Senate Committee Invites Head Of Trump Dossier Firm To Testify At Hearing Next Week

Chuck Ross Investigative Reporter
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The Senate Judiciary Committee has invited the head of the opposition research firm behind the infamous Trump dossier to testify at a hearing next week.

Glenn Simpson, the head of the Washington, D.C.-based Fusion GPS, is listed as a witness for the July 19 hearing alongside Bill Browder, the London-based CEO of Hermitage Capital.

Browder confirmed to The Daily Caller earlier this week that he is “definitely” testifying at the hearing, which will explore shortcomings in the Foreign Agents Registration Act (FARA), a law that requires people working for foreign governments in the U.S. to disclose their work.

It is not yet clear if Simpson will attend. He has recently rebuffed information requests from the Judiciary Committee about his various political projects, including on the dossier. Simpson’s lawyer did not respond to a request for comment if his client will show up next Wednesday. (RELATED: EXCLUSIVE: Oppo Researcher Behind Trump Dossier Worked On Pro-Kremlin Lobbying Effort)

Browder and Fusion GPS have a history.

Last July, Browder filed a complaint with the Justice Department accusing the oppo firm of failing to properly register under FARA for its work on a pro-Kremlin lobbying effort to roll back the Magnitsky Act.

Browder, who was born in the U.S. but has British citizenship, was the leading force behind the 2012 bill, which allows for sanctions against Russian businessmen accused of human rights abuses.

Fusion GPS worked for the law firm BakerHostetler to investigate Browder in order to undercut the Magnitsky Act. Natalia Veselnitskaya, the Russian lawyer in the news this week because of her meeting last June with Donald Trump Jr., also worked on the effort. As did Rinat Akhmetshin, a former Soviet intelligence agent who works as a lobbyist in Washington. (RELATED: Senate Panel To Hear From Businessman Targeted By Trump Dossier Firm)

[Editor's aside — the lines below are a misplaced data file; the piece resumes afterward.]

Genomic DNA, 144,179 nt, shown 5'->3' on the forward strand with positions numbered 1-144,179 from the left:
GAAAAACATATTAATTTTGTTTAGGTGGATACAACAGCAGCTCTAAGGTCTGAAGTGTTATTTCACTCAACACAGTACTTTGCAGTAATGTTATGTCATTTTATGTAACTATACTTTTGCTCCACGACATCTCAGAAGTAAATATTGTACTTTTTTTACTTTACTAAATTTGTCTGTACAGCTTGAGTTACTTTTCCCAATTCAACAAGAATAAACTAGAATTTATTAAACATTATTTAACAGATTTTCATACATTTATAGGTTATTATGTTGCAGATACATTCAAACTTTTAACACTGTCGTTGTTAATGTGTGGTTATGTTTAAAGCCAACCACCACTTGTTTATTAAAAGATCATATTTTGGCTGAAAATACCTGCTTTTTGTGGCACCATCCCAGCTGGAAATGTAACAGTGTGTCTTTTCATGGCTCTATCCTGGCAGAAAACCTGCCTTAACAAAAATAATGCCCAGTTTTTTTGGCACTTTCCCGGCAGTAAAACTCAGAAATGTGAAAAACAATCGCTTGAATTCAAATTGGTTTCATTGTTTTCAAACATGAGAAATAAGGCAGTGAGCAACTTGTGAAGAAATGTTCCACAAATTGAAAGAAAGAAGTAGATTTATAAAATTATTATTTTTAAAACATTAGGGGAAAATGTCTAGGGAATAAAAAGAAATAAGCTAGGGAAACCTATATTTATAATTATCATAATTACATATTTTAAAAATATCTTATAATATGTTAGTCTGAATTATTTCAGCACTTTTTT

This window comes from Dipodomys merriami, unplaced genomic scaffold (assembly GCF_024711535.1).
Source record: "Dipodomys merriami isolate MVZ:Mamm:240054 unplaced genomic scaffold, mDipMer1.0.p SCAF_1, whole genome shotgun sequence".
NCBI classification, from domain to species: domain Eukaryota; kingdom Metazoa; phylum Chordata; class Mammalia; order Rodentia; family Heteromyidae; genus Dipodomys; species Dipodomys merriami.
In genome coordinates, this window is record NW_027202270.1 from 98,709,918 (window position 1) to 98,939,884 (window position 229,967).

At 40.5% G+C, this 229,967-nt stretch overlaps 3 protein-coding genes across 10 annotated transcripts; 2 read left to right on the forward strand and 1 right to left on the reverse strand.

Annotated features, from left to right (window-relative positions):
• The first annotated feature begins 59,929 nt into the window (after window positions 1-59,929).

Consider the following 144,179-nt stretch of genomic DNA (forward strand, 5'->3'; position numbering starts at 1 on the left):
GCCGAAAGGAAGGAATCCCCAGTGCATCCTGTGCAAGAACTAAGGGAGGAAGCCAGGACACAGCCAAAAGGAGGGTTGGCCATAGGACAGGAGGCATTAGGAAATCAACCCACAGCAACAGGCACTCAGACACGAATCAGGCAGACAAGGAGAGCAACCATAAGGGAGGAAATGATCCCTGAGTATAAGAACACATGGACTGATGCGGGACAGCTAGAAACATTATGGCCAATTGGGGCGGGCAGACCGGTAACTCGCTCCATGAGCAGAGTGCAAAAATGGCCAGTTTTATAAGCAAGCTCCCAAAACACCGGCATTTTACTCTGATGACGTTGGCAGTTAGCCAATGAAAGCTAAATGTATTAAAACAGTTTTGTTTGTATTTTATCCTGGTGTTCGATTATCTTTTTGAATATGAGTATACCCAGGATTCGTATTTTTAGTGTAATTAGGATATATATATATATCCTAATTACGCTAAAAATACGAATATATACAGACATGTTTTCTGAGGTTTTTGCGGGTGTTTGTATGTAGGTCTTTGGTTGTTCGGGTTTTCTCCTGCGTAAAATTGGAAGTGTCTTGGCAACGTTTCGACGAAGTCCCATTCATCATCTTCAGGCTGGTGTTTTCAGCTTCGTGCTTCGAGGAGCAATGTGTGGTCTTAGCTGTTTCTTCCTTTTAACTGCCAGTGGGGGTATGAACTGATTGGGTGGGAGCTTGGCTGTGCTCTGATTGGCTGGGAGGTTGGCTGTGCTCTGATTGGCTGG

The Russian government is vehemently opposed to the Magnitsky Act, which is named after Sergei Magnitsky, a lawyer for Browder who died in a Russian jail in 2009 under suspicious circumstances.

While Fusion GPS was carrying out its research on Browder, the firm was also working on a project that uncovered alleged spying activity by the Kremlin: the Trump dossier.

Last June, Fusion GPS began working for an unidentified ally of Hillary Clinton’s to research Trump’s activities in Russia. Simpson hired former British spy Christopher Steele to carry out the investigation.

The product of that contract was a 35-page memo full of salacious claims about Kremlin blackmail and collusion between members of the Trump campaign and Russian government.

Fusion GPS distributed parts of the dossier to reporters before and after the election.

Iowa Sen. Chuck Grassley, the chairman of the Judiciary committee, will likely use next week’s hearing to press Simpson on both of his firm’s projects — should the former Wall Street Journal reporter show up to the hearing.

Grassley has been most interested in Fusion’s work on the dossier. The Republican has questioned why the FBI used a document funded by political opponents of Trump as part of its investigation into potential collusion between the Trump campaign and Russian government.

Grassley has more recently addressed Fusion GPS’s work last year on the anti-Magnitsky project.

For its part, Fusion has refused to cooperate with Grassley’s requests. The firm has cited confidentiality protections, attorney-client privilege and First Amendment privileges in denying Grassley’s requests for information about its clients and its arrangements with Steele and the FBI.

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